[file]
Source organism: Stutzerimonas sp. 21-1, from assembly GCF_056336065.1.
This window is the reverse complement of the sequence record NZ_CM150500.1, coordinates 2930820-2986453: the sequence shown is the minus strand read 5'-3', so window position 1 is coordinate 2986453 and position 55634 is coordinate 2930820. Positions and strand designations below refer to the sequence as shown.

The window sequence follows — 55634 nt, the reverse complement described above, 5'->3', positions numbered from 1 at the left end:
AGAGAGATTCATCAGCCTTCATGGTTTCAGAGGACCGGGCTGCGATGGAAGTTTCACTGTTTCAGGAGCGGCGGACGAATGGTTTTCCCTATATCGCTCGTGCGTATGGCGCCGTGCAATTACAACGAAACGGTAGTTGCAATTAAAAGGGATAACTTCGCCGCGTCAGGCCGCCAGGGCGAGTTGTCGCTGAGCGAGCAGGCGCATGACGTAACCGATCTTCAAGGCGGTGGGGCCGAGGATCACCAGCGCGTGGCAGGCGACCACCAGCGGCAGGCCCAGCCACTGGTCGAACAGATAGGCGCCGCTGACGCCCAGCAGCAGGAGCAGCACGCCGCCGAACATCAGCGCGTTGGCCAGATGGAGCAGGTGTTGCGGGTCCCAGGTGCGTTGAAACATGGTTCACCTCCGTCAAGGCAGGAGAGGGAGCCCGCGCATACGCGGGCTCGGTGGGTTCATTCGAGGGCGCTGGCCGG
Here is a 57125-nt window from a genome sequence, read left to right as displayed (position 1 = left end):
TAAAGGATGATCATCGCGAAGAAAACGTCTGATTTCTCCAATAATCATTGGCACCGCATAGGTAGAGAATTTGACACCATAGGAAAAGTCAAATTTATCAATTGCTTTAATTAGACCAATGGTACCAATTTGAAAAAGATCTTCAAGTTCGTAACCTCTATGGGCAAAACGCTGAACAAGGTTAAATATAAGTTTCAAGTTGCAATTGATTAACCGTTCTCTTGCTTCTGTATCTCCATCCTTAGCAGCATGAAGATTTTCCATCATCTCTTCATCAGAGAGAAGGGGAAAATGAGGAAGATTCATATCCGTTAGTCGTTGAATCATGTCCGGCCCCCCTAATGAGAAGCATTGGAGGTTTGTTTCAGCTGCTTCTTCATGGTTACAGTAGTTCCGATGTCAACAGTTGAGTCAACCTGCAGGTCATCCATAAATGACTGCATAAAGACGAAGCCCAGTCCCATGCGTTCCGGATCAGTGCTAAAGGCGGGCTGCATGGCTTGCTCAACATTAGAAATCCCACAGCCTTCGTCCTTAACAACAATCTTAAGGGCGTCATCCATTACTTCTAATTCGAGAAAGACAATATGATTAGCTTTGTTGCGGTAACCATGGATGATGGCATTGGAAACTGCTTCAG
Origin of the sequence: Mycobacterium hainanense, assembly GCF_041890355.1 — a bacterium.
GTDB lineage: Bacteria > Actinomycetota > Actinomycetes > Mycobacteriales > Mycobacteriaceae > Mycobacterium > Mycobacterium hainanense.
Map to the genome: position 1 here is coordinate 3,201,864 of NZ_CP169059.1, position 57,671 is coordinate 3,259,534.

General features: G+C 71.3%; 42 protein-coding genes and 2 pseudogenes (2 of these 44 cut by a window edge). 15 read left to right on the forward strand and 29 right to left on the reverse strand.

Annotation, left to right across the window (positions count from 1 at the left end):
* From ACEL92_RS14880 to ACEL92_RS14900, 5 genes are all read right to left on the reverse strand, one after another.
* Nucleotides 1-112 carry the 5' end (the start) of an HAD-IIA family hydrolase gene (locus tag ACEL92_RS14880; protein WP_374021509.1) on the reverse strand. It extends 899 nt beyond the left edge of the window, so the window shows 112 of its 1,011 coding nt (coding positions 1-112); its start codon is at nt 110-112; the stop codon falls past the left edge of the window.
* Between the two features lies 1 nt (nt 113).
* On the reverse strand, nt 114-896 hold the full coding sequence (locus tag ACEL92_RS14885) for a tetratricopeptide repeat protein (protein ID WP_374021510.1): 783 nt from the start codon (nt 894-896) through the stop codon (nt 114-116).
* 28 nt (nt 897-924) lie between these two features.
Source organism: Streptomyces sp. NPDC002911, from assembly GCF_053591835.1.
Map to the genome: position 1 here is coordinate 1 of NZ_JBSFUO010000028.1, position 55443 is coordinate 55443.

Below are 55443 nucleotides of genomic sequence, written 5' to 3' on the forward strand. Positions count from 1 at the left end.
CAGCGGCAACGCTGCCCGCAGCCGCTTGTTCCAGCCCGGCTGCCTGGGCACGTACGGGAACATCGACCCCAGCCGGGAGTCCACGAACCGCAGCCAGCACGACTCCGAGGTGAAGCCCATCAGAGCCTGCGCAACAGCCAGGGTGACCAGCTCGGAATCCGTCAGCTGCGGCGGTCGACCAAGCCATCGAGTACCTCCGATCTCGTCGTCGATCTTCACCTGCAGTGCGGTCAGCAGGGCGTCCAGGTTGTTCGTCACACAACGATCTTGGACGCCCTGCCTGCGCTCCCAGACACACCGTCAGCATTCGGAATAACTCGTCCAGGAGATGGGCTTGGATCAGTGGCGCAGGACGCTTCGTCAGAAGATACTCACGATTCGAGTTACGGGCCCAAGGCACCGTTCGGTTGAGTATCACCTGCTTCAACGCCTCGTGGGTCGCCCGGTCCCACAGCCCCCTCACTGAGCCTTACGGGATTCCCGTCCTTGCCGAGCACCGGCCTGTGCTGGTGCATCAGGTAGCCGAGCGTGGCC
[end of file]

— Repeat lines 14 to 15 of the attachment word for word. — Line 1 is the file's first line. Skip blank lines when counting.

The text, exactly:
* Between the two features lies 1 nt (nt 113).
* On the reverse strand, nt 114-896 hold the full coding sequence (locus tag ACEL92_RS14885) for a tetratricopeptide repeat protein (protein ID WP_374021510.1): 783 nt from the start codon (nt 894-896) through the stop codon (nt 114-116).